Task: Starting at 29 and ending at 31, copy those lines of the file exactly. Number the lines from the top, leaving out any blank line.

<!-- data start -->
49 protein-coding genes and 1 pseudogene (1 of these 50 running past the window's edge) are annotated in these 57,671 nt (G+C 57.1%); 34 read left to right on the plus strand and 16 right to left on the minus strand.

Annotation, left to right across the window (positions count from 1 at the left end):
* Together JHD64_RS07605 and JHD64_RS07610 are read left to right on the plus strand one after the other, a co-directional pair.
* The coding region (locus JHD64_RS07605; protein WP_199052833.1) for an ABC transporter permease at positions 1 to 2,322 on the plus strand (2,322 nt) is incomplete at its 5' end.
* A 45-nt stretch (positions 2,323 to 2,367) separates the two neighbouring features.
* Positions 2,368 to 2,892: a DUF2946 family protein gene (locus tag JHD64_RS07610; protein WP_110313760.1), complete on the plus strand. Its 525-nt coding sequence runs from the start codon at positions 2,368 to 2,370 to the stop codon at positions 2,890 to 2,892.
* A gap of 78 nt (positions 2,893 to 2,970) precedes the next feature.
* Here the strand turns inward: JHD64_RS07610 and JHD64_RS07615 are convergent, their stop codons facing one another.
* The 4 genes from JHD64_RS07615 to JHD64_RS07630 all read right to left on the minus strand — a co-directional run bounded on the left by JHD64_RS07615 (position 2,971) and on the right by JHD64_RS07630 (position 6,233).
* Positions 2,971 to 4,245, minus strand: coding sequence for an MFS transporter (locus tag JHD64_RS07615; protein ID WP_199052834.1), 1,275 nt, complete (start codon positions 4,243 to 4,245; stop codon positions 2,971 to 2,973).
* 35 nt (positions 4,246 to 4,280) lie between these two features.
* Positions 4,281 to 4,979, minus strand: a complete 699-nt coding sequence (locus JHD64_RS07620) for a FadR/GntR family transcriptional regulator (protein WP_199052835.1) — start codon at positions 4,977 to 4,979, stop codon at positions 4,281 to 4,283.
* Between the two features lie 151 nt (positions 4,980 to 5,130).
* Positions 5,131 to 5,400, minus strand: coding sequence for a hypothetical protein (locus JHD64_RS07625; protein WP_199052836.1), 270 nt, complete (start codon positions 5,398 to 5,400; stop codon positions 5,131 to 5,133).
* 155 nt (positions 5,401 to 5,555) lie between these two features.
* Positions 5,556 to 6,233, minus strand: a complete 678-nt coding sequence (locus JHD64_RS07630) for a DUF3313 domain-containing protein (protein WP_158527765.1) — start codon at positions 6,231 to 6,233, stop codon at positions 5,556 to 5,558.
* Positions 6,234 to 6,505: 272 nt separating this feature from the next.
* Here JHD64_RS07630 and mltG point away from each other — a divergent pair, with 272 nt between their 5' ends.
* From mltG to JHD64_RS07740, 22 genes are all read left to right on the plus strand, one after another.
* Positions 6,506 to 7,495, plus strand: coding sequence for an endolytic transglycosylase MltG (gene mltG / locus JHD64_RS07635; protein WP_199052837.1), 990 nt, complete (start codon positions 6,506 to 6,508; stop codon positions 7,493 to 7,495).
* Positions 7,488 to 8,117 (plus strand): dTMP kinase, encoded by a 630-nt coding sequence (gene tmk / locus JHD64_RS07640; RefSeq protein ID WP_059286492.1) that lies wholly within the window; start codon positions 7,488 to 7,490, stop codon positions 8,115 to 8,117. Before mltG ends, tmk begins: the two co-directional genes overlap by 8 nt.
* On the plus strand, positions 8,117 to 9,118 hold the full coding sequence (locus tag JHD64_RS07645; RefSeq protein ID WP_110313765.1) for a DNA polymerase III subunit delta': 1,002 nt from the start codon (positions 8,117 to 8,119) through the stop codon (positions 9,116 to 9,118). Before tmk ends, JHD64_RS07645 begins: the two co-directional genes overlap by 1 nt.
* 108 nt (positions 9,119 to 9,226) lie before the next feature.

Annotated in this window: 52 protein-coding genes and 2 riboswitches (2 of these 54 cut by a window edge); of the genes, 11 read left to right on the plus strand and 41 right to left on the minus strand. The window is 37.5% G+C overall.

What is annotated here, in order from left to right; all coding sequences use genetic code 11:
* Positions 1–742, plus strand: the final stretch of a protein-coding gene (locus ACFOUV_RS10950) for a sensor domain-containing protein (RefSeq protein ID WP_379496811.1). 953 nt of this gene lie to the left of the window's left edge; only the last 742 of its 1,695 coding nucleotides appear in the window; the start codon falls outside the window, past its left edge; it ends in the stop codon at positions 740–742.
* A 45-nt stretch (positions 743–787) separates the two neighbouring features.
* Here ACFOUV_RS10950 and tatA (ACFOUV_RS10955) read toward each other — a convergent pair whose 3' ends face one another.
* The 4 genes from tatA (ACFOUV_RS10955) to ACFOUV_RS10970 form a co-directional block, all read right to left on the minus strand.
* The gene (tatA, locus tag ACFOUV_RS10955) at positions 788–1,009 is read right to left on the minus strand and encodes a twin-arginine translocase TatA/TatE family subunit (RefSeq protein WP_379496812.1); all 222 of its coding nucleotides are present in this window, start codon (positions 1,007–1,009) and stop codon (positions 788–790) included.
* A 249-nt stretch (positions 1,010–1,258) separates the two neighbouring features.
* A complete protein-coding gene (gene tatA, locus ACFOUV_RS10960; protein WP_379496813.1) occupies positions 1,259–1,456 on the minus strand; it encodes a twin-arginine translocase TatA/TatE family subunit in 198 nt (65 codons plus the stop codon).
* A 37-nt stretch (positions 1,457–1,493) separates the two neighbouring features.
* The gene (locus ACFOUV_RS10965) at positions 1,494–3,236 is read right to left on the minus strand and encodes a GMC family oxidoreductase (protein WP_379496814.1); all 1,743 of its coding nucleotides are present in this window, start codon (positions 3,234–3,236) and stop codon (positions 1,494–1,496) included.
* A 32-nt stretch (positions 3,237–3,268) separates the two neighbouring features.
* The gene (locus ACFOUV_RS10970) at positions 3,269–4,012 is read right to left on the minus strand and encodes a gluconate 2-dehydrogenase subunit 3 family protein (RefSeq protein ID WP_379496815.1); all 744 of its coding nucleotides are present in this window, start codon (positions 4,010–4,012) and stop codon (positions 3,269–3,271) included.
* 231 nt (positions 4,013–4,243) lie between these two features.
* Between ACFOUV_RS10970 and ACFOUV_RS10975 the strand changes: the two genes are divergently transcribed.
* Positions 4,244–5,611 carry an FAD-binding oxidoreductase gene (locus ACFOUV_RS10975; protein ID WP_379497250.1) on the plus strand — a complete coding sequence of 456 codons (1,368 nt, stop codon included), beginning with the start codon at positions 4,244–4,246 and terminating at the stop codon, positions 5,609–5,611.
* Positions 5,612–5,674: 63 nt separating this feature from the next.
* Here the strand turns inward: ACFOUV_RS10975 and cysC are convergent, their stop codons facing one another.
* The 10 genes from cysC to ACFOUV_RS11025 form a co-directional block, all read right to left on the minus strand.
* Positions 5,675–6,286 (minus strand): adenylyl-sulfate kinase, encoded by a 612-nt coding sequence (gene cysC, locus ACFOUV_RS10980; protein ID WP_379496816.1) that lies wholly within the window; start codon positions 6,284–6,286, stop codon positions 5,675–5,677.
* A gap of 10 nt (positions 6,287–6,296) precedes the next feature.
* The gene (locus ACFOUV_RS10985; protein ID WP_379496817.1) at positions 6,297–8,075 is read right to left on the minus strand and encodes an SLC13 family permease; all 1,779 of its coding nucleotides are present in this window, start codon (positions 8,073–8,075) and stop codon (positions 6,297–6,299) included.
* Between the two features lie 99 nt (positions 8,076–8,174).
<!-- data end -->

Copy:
* The 4 genes from tatA (ACFOUV_RS10955) to ACFOUV_RS10970 form a co-directional block, all read right to left on the minus strand.
* The gene (tatA, locus tag ACFOUV_RS10955) at positions 788–1,009 is read right to left on the minus strand and encodes a twin-arginine translocase TatA/TatE family subunit (RefSeq protein WP_379496812.1); all 222 of its coding nucleotides are present in this window, start codon (positions 1,007–1,009) and stop codon (positions 788–790) included.
* A 249-nt stretch (positions 1,010–1,258) separates the two neighbouring features.